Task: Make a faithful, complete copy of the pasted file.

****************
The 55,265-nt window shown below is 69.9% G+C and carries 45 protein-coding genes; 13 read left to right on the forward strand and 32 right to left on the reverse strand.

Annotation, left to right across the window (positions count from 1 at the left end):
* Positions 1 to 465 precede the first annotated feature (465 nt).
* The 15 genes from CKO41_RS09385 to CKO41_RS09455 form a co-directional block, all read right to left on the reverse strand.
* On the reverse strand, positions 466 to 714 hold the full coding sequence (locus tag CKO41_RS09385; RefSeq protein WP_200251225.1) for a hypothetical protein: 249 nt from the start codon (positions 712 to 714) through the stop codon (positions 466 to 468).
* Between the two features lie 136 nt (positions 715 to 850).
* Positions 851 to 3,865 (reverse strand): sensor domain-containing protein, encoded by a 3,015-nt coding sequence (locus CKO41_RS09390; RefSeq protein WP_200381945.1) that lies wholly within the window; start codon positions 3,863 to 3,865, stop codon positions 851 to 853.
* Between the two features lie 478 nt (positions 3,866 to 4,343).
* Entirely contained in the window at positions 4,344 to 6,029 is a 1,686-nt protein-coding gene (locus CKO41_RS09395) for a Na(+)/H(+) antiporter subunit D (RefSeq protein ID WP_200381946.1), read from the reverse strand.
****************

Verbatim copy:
The 55,265-nt window shown below is 69.9% G+C and carries 45 protein-coding genes; 13 read left to right on the forward strand and 32 right to left on the reverse strand.

Annotation, left to right across the window (positions count from 1 at the left end):
* Positions 1 to 465 precede the first annotated feature (465 nt).
* The 15 genes from CKO41_RS09385 to CKO41_RS09455 form a co-directional block, all read right to left on the reverse strand.
* On the reverse strand, positions 466 to 714 hold the full coding sequence (locus tag CKO41_RS09385; RefSeq protein WP_200251225.1) for a hypothetical protein: 249 nt from the start codon (positions 712 to 714) through the stop codon (positions 466 to 468).
* Between the two features lie 136 nt (positions 715 to 850).
* Positions 851 to 3,865 (reverse strand): sensor domain-containing protein, encoded by a 3,015-nt coding sequence (locus CKO41_RS09390; RefSeq protein WP_200381945.1) that lies wholly within the window; start codon positions 3,863 to 3,865, stop codon positions 851 to 853.
* Between the two features lie 478 nt (positions 3,866 to 4,343).
* Entirely contained in the window at positions 4,344 to 6,029 is a 1,686-nt protein-coding gene (locus CKO41_RS09395) for a Na(+)/H(+) antiporter subunit D (RefSeq protein ID WP_200381946.1), read from the reverse strand.